Simple Three-Second Test Can Tell You If You're Dehydrated
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Featured Image Credit: TikTok/@datmathteacher
The UK is currently in the midst of its longest heatwave in four years and that's why it's of the utmost importance to keep cool and hydrated.
But if you're worried that you or someone you know might be dehydrated, there's a simple test you can carry out to get an answer in seconds. Watch below:
All you have to do is pinch the skin above the middle knuckle of your finger (that's the wrinkly bit).
If it immediately goes down smoothly without any issues, then congratulations, you're hydrated, but if it stays pinched, then you need to get yourself some liquids.
The tip was shared to TikTok by user @datmathteacher who explained: "To see how dehydrated you are you have to squeeze your fingertip right here (pinching his middle finger), and if it goes back down, you're hydrated.
"If you squeeze it and it goes up like this, you're dehydrated."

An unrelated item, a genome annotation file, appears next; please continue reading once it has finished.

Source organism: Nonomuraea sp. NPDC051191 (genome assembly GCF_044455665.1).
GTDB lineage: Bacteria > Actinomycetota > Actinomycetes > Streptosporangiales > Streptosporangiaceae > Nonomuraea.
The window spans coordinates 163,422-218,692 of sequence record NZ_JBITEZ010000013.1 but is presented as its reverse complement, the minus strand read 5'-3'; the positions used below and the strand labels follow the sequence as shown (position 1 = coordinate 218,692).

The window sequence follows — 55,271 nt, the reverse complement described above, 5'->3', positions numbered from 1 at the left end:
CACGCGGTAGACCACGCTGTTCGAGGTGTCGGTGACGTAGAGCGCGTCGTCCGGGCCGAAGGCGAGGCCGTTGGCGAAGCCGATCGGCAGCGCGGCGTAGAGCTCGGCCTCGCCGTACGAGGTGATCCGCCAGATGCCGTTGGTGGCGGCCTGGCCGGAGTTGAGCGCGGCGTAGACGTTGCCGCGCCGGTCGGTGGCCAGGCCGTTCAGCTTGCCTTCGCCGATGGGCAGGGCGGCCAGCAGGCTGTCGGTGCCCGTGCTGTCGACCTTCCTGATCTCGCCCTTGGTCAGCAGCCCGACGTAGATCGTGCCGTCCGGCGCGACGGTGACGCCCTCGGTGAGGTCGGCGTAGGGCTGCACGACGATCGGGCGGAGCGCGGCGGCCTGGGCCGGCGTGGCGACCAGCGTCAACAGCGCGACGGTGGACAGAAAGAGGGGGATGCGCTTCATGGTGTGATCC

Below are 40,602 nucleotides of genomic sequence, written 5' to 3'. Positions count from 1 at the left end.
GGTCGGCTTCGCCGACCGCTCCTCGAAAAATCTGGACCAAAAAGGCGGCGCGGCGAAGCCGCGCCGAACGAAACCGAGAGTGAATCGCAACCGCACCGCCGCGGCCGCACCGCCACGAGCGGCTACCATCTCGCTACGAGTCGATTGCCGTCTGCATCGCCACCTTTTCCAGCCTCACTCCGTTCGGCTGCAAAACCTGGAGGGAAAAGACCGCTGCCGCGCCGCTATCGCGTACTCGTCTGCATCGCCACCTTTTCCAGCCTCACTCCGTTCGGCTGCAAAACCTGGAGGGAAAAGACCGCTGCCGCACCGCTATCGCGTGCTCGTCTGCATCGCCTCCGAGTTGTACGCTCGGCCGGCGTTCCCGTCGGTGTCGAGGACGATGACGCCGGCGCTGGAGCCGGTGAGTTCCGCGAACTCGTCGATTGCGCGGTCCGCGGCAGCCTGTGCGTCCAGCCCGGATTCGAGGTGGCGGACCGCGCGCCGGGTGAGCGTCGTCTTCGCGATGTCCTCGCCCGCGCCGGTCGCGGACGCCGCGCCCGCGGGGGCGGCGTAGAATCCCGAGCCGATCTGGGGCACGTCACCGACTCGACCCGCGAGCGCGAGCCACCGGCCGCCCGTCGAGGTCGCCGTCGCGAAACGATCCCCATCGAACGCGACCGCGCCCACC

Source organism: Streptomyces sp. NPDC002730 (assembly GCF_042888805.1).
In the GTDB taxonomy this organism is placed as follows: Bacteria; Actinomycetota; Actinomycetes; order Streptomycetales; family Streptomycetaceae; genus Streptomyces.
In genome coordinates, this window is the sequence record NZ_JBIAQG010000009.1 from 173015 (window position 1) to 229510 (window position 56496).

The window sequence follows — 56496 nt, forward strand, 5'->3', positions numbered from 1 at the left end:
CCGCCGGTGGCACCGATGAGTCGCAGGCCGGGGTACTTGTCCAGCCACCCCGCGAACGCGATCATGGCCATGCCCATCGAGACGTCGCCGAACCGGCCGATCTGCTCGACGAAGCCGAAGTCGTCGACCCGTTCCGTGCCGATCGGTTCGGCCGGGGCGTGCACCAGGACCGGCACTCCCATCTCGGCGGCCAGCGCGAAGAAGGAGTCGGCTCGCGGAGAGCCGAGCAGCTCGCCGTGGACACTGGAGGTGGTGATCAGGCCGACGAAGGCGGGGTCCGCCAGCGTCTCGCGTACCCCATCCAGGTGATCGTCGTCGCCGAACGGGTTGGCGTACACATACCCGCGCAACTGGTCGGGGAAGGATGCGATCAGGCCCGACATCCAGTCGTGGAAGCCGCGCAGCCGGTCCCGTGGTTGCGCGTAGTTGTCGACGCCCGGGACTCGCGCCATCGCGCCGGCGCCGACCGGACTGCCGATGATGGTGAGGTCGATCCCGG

The handy hack takes just seconds, but what's actually going on? Well, it's what's known as skin turgor – AKA rigid skin.
According to MedlinePlus: "Skin turgor is a sign of fluid loss (dehydration). Diarrhoea or vomiting can cause fluid loss. Infants and young children with these conditions can rapidly lose lot of fluid, if they do not take enough water.
"Fever speeds up this process.
"To check for skin turgor, the health care provider grasps the skin between two fingers so that it is tented up. Commonly on the lower arm or abdomen is checked.
"The skin is held for a few seconds then released.
"Skin with normal turgor snaps rapidly back to its normal position. Skin with poor turgor takes time to return to its normal position."
MedlinePlus continued: "Lack of skin turgor occurs with moderate to severe fluid loss. Mild dehydration is when fluid loss equals 5 percent of body weight.
"Moderate dehydration is 10 percent loss and severe dehydration is 15 percent or more loss of body weight."
However, it is worth noting that if you are dehydrated, you will likely be experiencing other symptoms as well, so this test definitely isn't the be-all and end-all.
These include being thirsty (because obviously), having dark and smelly urine, feeling dizzy, tired, and having a dry mouth, lips and eyes, as the NHS explains.
You may also find yourself urinating less as your body simply doesn't contain enough liquids.
Older people may not benefit as much from this test either, as found by this study, as human skin naturally has less turgor as it ages.
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